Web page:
Hundreds of residents have fled a growing wildfire on Mt. Charleston that has been burning since Monday.
A lightning strike started the blaze in the Carpenter Canyon area on the western side of the mountain.
On Wednesday, the fire grew to about 1,100 acres, and voluntary evacuation orders were issued for some residents.
On Thursday, the fire raced across the mountain to the eastern slopes and grew to about 2,000 acres. Officials ordered the mandatory evacuations of the Kyle and Lee canyon areas. Roads leading into each of the canyons, State Route 156 and 157, were closed to traffic.
On Friday, a spokesperson for the U.S. Forest Service said the Carpenter 1 fire had grown to 9,031 acres. The Forest Service at a meeting Friday evening in Pahrump said the fire is probably closer to 10,000 acres. So far, about 520 residents have evacuated the area - most from Trout and Kyle canyons, according to the spokesperson.
FOX5 reporter Azenith Smith visited one of the two American Red Cross shelters set up for evacuees. A volunteer there said that about 10 people stayed in the shelter at James Bilbray Elementary School on the eastern side of the mountain Thursday night. The second shelter was located at Hafen Elementary School on the western side.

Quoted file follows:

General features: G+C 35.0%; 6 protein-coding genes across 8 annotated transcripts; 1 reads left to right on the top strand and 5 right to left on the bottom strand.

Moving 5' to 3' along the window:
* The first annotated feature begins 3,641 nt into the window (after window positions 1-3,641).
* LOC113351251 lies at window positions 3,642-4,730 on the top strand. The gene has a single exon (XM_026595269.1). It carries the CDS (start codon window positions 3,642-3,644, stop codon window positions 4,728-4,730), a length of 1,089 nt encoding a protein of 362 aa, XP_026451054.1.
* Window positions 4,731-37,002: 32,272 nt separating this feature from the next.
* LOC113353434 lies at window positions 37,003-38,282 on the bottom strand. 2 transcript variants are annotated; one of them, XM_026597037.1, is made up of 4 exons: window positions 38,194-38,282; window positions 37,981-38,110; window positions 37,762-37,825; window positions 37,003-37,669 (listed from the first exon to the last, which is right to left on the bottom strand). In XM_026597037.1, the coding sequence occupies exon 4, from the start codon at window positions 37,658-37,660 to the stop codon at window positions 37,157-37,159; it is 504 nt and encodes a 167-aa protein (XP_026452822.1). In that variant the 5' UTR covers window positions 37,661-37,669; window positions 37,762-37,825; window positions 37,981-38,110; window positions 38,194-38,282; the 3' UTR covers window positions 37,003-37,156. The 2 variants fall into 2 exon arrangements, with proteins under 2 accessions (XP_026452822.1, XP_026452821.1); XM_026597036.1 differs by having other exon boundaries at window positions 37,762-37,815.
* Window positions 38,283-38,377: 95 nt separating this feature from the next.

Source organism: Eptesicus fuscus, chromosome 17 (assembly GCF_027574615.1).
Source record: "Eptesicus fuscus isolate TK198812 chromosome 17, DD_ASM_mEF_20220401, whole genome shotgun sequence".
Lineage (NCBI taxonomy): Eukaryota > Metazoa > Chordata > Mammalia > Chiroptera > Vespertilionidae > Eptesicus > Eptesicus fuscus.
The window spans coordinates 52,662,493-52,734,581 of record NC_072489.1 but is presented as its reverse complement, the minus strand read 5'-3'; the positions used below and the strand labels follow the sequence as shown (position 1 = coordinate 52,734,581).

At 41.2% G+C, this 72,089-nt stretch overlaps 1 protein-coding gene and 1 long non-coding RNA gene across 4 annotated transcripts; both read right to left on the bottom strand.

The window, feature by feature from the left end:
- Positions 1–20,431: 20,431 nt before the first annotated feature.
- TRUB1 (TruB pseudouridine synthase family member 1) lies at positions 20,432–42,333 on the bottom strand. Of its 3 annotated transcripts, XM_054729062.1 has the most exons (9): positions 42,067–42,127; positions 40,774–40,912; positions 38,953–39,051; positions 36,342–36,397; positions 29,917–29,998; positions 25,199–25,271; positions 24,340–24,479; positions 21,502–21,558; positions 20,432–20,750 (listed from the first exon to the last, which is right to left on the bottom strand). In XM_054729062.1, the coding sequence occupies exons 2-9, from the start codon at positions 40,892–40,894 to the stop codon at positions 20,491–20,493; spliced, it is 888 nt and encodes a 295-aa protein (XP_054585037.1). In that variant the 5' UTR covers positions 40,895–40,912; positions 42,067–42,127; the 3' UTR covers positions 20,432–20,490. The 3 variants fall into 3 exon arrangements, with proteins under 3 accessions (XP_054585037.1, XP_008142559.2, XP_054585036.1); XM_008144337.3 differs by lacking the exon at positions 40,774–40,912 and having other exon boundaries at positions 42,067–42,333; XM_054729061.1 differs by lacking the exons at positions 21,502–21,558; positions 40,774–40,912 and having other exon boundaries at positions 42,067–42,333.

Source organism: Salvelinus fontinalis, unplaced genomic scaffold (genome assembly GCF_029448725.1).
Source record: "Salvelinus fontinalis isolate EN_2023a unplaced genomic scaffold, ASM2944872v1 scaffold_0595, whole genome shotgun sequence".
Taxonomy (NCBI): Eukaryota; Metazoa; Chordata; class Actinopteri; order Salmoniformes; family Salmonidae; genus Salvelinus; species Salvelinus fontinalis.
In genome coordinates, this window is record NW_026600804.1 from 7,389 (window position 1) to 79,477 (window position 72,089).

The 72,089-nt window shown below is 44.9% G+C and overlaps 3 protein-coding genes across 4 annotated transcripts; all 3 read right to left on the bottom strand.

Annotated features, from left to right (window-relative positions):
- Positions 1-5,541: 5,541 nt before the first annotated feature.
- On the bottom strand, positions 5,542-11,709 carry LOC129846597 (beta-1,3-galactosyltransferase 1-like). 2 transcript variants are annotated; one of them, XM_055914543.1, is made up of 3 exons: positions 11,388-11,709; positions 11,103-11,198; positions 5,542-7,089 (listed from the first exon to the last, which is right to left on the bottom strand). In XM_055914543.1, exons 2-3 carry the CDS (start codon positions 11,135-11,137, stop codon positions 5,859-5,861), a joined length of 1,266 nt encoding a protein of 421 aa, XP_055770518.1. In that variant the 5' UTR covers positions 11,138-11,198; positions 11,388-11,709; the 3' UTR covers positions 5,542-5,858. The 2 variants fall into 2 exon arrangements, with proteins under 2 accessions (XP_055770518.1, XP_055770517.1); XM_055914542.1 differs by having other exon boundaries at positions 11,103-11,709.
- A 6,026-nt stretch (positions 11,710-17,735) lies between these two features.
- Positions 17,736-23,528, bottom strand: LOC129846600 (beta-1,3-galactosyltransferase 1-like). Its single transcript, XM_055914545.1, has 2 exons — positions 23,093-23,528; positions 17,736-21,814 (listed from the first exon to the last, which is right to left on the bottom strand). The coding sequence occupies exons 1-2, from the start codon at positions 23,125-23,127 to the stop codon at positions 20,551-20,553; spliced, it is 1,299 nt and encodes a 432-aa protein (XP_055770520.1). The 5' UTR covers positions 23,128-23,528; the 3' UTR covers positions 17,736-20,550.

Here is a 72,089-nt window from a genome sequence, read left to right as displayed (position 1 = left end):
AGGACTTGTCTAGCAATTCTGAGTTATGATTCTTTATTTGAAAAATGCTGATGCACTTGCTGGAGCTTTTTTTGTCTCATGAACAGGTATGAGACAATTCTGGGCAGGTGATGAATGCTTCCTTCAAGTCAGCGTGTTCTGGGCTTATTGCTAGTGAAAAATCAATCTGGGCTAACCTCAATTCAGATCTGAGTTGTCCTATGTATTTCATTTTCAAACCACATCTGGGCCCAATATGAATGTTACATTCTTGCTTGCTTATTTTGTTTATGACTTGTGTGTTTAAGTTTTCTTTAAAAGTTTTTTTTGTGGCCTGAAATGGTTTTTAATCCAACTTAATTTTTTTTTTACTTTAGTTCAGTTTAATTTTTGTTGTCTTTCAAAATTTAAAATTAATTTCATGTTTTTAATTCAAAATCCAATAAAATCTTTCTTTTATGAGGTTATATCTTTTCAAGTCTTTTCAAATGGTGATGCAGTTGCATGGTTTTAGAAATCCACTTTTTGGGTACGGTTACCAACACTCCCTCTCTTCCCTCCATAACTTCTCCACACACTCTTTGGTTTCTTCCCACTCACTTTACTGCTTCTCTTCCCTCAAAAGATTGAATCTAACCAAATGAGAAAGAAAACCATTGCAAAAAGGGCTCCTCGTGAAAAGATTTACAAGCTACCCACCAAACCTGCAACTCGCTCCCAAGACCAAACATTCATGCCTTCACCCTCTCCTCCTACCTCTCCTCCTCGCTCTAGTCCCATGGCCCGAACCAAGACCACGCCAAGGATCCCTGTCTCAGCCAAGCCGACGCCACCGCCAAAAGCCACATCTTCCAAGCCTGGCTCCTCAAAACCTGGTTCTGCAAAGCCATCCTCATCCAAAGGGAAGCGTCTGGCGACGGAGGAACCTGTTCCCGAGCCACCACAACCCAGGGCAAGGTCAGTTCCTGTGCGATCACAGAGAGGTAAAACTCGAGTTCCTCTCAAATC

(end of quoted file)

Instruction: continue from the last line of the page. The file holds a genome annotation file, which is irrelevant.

Bonnie Springs Ranch told FOX5 that they are offering free boarding for large animals, like horses or cattle, that may be in the path of the blaze. Owners who are evacuating should call 702-875-4400 for more information.
Henderson Saddle Association said it has room to house up to 30 horses as well as cattle. For more information, call 702-308-5186.
The thick smoke rising from the blaze, combined with smoke from Independence Day fireworks, prompted the Clark County Air Quality Department to issue an air quality alert for Friday.
So far, there is no containment on the fire, according to officials.
Copyright 2013 KVVU (KVVU Broadcasting Corporation). All rights reserved.
322 Shipyard Boulevard